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  16. STV0726

    STV0726 Registered Member

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    Right...

    This "super OMG advanced piece of malware" still relies on execution and would be immediately halted with a software restriction policy or anti-executable policy. :thumb:
     
  17. Cutting_Edgetech

    Cutting_Edgetech Registered Member

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    The fuss would have been that it was developed by any Nation State, and released upon the net. We all know it happens, but the media still likes to make a big deal out of it.
     
  18. blasev

    blasev Registered Member

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    Ok, so in conclusion, flame are not that sophisticated o_O
     
  19. PrevxHelp

    PrevxHelp Former Prevx Moderator

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    Or even a very, very basic scan-string antimalware signature. There is nothing advanced about this threat at all. Additionally, it can be removed literally with a batch script - not exactly armored ;)
     
  20. Ranget

    Ranget Registered Member

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    just a question How did the Hips approach to security react to this ?

    did anyone try this against OA / MD / Comodo D+ ?
     
  21. tomazyk

    tomazyk Guest

  22. mack_guy911

    mack_guy911 Registered Member

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    Let say i have windows and software all upto date fully pached and internet security suite or combo of sandbox firewall antivirus bla.....bla ....bla


    then i installed untrusted vendor software for free VPN let him give access to bypass all my security and install its crap software for high security or p2p

    now who should i blame for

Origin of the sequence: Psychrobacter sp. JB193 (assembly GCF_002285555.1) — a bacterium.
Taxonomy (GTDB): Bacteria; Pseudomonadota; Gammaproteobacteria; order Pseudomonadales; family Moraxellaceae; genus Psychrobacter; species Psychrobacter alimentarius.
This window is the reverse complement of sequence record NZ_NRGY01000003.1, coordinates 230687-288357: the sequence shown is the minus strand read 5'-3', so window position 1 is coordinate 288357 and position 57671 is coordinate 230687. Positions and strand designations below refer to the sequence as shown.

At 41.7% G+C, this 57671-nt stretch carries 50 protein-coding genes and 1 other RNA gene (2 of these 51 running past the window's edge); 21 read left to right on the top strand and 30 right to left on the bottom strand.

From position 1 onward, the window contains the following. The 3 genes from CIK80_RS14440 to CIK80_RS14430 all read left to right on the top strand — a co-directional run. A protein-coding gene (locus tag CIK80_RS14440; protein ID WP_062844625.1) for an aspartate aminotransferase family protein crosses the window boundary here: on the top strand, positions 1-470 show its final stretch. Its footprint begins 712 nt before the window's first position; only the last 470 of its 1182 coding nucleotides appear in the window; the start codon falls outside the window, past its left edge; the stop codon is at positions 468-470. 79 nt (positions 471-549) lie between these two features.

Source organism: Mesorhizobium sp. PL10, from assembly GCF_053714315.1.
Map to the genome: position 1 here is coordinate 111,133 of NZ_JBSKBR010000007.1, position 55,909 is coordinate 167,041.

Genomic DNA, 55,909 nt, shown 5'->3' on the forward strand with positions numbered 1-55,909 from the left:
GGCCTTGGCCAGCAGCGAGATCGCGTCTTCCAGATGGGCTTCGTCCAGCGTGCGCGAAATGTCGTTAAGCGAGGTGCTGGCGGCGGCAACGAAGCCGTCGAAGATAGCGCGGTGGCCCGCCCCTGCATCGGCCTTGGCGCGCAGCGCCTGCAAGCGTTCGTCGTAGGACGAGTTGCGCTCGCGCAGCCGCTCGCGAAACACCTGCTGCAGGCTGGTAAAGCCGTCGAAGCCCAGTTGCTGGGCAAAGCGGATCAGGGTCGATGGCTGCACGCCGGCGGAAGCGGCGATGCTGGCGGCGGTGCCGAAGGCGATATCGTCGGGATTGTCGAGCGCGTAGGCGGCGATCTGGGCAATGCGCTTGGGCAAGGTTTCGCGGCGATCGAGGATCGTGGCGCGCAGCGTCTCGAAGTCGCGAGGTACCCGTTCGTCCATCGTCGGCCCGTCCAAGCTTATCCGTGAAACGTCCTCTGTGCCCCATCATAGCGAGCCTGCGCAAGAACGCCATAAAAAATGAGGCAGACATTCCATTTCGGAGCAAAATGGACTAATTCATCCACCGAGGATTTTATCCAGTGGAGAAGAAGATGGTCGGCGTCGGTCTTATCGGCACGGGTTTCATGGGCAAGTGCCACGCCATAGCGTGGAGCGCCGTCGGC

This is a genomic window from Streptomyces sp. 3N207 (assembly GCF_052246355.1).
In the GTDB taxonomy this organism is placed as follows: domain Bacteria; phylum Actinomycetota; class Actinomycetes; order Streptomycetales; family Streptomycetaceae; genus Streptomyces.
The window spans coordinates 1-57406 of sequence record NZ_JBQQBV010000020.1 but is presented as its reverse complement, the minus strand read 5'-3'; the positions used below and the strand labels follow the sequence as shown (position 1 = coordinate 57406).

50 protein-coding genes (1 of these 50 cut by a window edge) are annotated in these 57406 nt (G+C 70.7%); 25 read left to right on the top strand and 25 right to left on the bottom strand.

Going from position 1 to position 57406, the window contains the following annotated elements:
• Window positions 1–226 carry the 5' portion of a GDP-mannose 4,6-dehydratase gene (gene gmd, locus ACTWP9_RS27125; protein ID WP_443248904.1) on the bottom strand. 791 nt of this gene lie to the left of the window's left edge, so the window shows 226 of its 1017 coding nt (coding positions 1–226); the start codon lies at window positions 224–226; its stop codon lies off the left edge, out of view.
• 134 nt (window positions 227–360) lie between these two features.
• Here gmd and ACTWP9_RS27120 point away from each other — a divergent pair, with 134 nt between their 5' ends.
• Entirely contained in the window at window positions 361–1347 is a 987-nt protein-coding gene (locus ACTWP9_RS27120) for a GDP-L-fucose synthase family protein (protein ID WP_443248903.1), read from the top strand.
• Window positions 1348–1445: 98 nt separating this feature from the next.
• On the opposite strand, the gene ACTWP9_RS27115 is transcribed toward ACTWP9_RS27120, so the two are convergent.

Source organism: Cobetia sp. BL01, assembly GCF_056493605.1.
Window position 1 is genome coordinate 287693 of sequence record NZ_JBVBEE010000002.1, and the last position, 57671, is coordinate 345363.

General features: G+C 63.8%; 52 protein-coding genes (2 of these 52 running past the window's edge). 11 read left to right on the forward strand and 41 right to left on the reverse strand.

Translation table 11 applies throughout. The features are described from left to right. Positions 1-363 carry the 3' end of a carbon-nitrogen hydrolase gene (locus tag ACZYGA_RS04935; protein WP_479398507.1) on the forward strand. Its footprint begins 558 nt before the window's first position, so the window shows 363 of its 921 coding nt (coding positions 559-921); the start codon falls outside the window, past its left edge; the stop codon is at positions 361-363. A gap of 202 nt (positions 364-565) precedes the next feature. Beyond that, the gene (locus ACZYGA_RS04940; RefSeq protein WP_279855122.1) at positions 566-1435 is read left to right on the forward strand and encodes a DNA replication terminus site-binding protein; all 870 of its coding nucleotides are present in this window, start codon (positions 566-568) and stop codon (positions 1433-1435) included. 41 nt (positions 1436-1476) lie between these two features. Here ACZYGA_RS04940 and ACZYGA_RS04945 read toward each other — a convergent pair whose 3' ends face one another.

windows

    my security suite or bla bla software

    or

    myself for giving full access of my system and letting my firewall/router bypass through it.

    :rolleyes:

    i agree with Mrk

    its all about mind game
     
  23. 3x0gR13N

    3x0gR13N Registered Member

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    Some more info about Flame: http://www.securelist.com/en/blog/2...dle_Flame_malware_spreading_vector_identified
     
  24. Stonepuppet

    Stonepuppet Registered Member

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    “Flame” / “Flamer” / “Skywiper”

    Just listened to a very interesting audio with Steve Gibson and Leo LaPorte on this newly discovered threat.

    Steve went in depth on what we currently know about it.

    www.grc.com/SecurityNow.htm#66

    "Poking Holes in TCP" Episode #355 | 30 May 2012 | 77 min.
     
  25. Rmus

    Rmus Exploit Analyst

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    Thanks for this. It confirms my thought that the analyses show that the modules and components noted in the Flame "toolkit" are downloaded after the initial infection -- the attack vector/initial entry point have not yet been determined:

    ----
    rich